Anna Rose: This is the way some policymakers are beginning to look at our world as we face the challenge of finding solutions to critical challenges. But how does that work in areas that lie beyond national jurisdiction – the high seas?
Steve Fletcher: Everything we wear, everything we eat pretty much, the way we transport ourselves around the world is to some extent reliant on ocean resources. And so there's a huge concern globally that these areas are being used and abused in a way that is creating some unsustainable future for the oceans. So in the way, I talk about that with friends down the pub and randoms [LAUGHS] is as the-- as the last great wilderness on Earth. Because these areas are hugely rich in biodiversity. They account for 60 percent of the entire ocean by area and 95 percent of the ocean by volume. And yet, in essence, they're not managed in any coherent way or plant.
Steve Fletcher: It's sort of a no man's land. I mean, there are activities out there. So you can imagine shipping vessels going by, cruise liners. There are subsea cables. There are some fishing vessels, particularly fishing for large species like tuna. You go out there, increasingly oil and gas exploration is happening in these areas as well. So there's a lot of stuff going on.
Steve Fletcher: So in areas beyond national jurisdiction, there are no protections. So people know where the areas of high biological ecological importance are. But there's no way right now to protect against overexploitation or abuse or promotion or any of these things or mining accidents. So the UN as a body is kind of responding to national-level political demands. And so there are certain countries, like certain groups of countries actually like the EU, Australia, New Zealand, some small island developing states, they're all really pushing the ocean protection and sustainable use.
Steve Fletcher: The deep ocean work is very politically hot. It's so relevant to society, so relevant to issues like plastics and so on.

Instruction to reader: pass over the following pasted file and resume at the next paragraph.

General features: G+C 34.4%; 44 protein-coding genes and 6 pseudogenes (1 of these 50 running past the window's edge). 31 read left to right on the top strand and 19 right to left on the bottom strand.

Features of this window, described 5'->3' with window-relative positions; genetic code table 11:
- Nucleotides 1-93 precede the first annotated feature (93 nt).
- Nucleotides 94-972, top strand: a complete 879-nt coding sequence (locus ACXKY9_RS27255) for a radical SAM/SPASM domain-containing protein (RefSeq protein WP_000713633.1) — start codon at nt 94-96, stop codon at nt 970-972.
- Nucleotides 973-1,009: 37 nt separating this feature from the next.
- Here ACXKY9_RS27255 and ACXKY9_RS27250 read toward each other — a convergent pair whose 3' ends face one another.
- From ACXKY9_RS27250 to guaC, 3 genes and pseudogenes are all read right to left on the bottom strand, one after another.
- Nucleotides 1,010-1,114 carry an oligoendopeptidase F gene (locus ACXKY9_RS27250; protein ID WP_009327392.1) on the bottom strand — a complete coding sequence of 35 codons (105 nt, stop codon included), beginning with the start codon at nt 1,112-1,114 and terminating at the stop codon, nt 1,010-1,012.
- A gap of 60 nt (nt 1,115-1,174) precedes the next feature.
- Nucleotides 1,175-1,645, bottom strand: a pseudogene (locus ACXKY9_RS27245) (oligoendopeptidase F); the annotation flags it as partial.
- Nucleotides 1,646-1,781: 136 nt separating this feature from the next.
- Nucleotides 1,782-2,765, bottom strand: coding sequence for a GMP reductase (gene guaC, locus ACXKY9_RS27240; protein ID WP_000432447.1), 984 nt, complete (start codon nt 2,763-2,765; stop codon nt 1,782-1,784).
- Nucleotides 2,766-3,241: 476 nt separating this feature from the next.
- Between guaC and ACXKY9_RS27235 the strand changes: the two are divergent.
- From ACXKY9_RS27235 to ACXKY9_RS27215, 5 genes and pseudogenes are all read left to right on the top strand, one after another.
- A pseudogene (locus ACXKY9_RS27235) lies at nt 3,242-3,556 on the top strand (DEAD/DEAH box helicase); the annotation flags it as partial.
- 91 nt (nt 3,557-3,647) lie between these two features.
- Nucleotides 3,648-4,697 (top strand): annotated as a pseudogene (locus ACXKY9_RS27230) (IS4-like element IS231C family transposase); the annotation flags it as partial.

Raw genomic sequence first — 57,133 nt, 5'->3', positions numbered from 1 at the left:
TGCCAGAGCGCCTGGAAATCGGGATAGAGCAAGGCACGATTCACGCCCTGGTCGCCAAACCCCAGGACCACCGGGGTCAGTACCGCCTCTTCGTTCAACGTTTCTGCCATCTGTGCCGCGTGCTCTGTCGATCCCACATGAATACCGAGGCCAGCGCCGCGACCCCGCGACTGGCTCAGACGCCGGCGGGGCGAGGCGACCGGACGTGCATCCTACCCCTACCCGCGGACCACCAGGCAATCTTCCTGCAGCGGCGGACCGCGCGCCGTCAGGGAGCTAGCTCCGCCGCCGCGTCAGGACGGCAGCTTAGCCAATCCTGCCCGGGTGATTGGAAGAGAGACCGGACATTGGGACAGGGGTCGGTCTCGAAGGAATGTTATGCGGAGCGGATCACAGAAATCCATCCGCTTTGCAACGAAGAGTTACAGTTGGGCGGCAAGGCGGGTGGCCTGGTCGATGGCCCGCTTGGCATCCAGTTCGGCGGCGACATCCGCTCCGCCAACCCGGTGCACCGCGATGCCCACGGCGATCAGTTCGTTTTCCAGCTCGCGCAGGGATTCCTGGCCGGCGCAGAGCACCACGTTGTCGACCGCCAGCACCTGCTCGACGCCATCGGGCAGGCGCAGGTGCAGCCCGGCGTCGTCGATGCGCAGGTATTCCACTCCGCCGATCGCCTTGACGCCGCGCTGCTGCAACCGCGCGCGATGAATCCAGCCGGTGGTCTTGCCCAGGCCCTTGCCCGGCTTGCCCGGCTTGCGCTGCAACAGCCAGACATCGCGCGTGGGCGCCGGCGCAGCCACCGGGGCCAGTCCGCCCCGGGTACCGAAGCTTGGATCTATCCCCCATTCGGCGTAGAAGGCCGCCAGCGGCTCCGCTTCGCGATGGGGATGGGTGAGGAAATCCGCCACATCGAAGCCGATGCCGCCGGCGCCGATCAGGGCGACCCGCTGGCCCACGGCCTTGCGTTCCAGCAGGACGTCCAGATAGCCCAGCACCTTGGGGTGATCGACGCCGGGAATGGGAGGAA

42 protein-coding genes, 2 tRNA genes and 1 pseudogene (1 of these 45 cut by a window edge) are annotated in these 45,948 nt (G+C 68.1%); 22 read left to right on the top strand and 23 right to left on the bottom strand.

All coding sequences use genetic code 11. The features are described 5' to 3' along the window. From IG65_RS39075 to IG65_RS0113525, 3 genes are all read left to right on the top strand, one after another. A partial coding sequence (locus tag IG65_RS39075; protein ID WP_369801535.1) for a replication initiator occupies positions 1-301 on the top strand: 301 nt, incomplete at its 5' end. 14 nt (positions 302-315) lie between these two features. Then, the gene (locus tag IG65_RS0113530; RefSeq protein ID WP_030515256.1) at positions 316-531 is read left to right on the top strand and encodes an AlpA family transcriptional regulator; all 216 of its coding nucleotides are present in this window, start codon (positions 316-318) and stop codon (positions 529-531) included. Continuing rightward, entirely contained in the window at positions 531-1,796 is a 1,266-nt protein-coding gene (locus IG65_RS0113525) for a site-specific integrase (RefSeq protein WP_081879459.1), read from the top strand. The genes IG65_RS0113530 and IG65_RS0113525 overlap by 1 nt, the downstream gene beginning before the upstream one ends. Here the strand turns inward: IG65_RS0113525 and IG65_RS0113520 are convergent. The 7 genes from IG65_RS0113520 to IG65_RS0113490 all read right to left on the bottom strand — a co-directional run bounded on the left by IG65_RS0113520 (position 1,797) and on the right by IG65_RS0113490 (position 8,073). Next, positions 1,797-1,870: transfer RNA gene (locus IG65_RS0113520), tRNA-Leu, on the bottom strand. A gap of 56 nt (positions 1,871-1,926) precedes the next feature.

Anna Rose: Steve has worked with NGOs and governmental bodies the world over and in addition, works closely with the UN to apply research and real-world examples into the frameworks that countries are using to make decisions. So how do you begin to make the ocean a priority to a nation that may have many different urgent matters on its policymaking agenda?
Steve Fletcher: So, anybody that's coming to a country and saying I've got a body of research or a body of evidence, you have to go with a certain degree of humility to the country and recognise the country has all sorts of political and social and economic priorities that you may know nothing about whatsoever. And just go to them and say, well, you know, this is what I found. This is how it might be relevant for-- for you.
Steve Fletcher: The second element is then collaboration in the execution of the research. So what I've learnt over the last four or five years is that if we're going to talk about effective practises anywhere in the world, you really need to engage with the people who were involved in doing that work themselves. So we're talking about how effective a protected area might be at protecting dolphins in Belize or something. You know, it's critically important to engage with the site managers who were involved in that protection. Otherwise, it's impossible to truly understand what it was about that policy or that process that actually made it work. And certainly in the UN world, if there's any sense that the examples that you're drawing from are not really grounded in reality, everything you do loses credibility immediately and it just knocks us back.
John Worsey: Yeah.
Steve Fletcher: You know, it's as severe as that. The-- the level of scrutiny and the need for checking and peer review and collaboration is far, far greater than anything I've experienced in academia.